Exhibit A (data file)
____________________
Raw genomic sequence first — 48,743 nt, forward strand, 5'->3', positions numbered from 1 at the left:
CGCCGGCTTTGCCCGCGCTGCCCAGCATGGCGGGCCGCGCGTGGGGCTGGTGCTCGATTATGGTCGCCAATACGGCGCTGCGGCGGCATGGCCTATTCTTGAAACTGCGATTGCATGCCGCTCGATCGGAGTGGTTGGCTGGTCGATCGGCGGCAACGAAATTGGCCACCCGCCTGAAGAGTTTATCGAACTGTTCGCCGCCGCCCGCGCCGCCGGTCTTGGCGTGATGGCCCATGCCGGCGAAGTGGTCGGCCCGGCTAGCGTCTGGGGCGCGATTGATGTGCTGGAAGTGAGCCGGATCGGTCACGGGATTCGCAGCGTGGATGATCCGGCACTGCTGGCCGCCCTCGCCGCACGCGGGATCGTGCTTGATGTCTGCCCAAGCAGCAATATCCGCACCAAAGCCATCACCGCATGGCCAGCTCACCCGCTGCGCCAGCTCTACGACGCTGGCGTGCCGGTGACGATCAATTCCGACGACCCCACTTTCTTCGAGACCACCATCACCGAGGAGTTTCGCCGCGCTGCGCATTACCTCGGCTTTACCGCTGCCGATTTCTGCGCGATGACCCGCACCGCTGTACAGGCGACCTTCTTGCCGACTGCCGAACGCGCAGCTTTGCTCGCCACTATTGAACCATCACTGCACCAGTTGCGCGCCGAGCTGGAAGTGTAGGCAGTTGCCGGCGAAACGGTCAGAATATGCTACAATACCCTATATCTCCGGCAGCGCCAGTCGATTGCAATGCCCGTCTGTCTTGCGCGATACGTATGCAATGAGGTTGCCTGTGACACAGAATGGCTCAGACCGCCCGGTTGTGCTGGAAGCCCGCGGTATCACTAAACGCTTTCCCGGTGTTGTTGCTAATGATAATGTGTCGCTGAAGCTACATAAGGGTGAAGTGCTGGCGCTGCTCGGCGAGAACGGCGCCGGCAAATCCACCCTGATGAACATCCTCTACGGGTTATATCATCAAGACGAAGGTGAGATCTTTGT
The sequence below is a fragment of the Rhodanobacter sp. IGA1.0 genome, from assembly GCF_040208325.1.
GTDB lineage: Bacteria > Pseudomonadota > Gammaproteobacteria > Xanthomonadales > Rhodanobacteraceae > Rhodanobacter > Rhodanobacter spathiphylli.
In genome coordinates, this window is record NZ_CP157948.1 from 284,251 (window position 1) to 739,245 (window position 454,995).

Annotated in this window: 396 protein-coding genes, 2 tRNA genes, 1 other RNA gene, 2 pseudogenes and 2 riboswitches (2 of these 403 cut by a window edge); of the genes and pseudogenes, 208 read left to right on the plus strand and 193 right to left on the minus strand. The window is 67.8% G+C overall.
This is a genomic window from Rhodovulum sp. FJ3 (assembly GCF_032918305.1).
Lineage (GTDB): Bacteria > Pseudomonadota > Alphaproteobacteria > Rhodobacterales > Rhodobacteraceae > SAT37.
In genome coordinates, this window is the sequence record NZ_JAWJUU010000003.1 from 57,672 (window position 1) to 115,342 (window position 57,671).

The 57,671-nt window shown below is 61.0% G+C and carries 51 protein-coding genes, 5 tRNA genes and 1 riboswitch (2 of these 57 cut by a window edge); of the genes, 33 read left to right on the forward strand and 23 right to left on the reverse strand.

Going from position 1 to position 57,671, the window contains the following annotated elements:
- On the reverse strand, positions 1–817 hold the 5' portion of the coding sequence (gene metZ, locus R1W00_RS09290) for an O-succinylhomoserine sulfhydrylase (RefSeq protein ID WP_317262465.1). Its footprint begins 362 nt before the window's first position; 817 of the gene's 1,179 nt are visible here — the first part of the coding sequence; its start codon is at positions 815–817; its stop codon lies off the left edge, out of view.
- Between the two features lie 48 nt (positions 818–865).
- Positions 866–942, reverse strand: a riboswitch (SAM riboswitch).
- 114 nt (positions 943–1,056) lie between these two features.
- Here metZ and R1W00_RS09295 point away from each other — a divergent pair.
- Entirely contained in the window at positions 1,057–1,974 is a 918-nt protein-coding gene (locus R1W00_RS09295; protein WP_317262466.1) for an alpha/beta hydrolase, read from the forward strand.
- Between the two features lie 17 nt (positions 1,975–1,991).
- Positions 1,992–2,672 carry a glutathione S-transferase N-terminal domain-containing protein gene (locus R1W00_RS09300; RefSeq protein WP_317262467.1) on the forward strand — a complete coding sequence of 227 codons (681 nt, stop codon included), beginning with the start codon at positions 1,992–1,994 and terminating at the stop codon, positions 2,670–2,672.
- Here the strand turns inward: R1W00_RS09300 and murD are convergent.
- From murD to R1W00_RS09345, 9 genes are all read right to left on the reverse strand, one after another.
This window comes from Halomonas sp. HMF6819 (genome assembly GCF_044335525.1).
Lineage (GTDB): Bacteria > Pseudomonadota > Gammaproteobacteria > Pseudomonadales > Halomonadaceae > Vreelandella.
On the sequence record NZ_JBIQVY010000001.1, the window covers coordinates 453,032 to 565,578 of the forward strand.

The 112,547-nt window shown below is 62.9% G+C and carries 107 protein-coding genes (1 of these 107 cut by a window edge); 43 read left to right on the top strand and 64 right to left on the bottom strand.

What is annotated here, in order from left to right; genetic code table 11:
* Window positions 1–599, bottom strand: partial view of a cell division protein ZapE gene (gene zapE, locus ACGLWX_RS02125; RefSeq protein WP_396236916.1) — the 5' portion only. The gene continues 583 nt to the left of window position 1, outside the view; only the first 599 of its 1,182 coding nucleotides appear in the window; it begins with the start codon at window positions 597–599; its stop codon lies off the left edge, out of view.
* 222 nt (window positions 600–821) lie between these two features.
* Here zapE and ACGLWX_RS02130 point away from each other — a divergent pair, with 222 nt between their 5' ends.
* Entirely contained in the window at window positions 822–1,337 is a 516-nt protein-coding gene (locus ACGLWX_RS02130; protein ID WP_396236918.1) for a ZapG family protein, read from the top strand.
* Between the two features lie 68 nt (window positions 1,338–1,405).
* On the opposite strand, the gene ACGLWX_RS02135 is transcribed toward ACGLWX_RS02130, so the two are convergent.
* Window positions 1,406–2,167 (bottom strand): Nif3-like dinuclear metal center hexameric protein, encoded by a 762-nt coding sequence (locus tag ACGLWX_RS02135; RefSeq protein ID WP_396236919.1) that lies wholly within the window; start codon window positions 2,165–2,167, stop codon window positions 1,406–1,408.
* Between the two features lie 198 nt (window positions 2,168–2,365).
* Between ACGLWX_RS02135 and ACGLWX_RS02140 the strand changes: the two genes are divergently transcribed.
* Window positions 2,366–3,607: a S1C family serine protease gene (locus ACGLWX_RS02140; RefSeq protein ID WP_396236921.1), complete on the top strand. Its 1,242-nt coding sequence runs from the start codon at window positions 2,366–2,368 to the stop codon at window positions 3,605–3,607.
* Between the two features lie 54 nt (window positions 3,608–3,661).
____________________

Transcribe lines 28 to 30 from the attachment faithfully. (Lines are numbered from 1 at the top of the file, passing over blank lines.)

* 222 nt (window positions 600–821) lie between these two features.
* Here zapE and ACGLWX_RS02130 point away from each other — a divergent pair, with 222 nt between their 5' ends.
* Entirely contained in the window at window positions 822–1,337 is a 516-nt protein-coding gene (locus ACGLWX_RS02130; protein ID WP_396236918.1) for a ZapG family protein, read from the top strand.